Bernard Madoff praised Obama’s new SEC chairwoman in 2009: ‘Terrific lady’

Matthew Boyle Investigative Reporter
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Bernard Madoff, the felon behind the largest Ponzi scheme in history, once praised the woman President Barack Obama will soon nominate to lead the Securities and Exchange Commission.

SEC chairwoman Mary Schapiro announced on Monday that she intends to resign on Dec. 14. Almost immediately, Obama said he plans to appoint current SEC Commissioner Elisse Walter as the agency’s next chair.

Obama lauded Walter, saying he thinks she “will serve her well in her new position, and I’m grateful she has agreed to help lead the agency.”

Madoff told then-SEC Inspector General David Kotz in 2009 that he was personally close with both Schapiro and Walter.

Schapiro, he said, was a “dear friend.” Walter was a “terrific lady” whom he knew “pretty well.”

“Walter stated she met Bernard Madoff approximately 10 times,” Kotz wrote  in his final report on the Madoff saga, “but never had any one-on-one meetings with him, nor met with him on any social occasions.”

“Walter stated,” Kotz reported, that “she also met Peter Madoff, Shana Madoff, and Mark Madoff at industry events or market regulation committees.”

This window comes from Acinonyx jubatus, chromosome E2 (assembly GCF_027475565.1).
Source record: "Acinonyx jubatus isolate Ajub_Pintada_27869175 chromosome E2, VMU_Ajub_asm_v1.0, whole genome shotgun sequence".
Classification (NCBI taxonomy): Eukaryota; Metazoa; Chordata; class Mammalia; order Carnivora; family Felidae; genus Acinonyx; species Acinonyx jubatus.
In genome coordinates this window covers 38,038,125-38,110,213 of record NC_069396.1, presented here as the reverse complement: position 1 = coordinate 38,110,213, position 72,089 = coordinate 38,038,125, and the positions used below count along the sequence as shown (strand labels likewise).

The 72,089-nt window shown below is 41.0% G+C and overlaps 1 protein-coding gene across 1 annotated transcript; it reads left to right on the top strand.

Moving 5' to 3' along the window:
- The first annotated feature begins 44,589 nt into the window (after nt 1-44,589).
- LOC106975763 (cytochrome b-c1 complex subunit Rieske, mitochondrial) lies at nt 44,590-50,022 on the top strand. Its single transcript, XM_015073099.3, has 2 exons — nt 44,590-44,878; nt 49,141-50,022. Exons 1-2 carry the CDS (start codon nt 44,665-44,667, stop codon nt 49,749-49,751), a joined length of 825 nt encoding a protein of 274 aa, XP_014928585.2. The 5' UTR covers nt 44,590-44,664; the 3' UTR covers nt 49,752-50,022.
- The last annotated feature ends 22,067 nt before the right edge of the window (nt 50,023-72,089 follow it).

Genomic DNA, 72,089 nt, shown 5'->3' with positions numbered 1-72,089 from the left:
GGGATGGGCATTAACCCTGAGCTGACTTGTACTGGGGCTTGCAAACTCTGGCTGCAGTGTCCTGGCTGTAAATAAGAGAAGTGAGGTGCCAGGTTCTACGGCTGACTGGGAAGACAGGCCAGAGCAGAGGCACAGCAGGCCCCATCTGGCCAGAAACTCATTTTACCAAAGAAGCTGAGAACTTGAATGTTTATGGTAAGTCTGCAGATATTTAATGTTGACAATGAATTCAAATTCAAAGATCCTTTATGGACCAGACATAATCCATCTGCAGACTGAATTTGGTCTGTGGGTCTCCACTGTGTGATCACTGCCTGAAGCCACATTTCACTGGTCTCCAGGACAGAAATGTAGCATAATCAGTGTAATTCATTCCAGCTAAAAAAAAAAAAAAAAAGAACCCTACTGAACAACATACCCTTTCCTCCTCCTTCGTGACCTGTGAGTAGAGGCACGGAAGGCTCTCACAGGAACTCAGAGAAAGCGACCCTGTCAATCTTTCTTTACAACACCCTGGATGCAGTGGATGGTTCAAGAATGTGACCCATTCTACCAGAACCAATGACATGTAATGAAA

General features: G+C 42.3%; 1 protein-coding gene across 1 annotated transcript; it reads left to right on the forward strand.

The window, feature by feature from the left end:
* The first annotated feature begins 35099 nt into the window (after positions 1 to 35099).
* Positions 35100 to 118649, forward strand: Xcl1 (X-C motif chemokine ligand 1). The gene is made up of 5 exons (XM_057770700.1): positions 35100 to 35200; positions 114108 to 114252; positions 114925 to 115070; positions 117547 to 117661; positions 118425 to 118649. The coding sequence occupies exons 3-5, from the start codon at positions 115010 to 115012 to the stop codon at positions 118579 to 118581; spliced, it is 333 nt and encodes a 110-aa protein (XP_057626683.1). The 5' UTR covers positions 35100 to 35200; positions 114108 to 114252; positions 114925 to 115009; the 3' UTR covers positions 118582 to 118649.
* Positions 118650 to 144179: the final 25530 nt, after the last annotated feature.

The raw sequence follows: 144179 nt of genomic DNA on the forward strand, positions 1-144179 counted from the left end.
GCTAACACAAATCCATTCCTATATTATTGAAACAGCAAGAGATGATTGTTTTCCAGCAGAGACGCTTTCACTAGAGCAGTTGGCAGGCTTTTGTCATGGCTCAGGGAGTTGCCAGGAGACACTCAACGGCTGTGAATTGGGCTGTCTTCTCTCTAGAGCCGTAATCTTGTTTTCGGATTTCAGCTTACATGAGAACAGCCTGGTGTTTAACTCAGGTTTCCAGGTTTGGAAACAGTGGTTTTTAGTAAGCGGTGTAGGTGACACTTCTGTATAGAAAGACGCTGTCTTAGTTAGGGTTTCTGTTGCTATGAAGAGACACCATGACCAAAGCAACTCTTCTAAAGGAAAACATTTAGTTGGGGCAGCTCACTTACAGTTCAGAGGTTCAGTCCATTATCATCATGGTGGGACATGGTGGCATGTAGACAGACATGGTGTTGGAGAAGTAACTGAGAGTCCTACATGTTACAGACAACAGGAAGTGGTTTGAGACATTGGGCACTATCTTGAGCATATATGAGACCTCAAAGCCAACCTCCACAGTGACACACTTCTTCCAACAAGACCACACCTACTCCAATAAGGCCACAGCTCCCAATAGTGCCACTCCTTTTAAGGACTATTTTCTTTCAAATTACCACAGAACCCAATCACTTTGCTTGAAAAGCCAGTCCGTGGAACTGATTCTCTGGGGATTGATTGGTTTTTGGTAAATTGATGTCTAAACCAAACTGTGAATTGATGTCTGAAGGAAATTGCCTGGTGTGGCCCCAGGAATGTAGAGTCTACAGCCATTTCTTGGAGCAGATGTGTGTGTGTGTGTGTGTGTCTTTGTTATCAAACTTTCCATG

Kotz also learned that Madoff and his family sent  personal congratulations to Walter when she was appointed to a seat on the SEC.

“Your knowledge and experience is so important in these complex times and your unique style of always listening to both sides of opposing arguments has served us so well,” Madoff wrote in an undated handwritten note. “We are lucky to have you.”

A letter from Peter Madoff, written “[o]n behalf of the entire Madoff family,” asked Walter to “accept [their] congratulations and best wishes” on her commission appointment, according to Kotz’s report.

Walter told the Office of Inspector General that she never invested with Madoff and was unaware until December 2008 that he was using a “separate investment business” to facilitate his Ponzi scheme.

Madoff was sentenced in June 2009 to 150 years in prison after pleading guilty to 11 felonies in federal court and admitting he defrauded his investors.

The Obama administration has taken a tough public line against financial corruption, but Attorney General Eric Holder’s Department of Justice has not charged any top Wall Street bankers with serious financial crimes.

In a recent report, the conservative Government Accountability Institute blamed cronyism for preventing such prosecutions.

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Matthew Boyle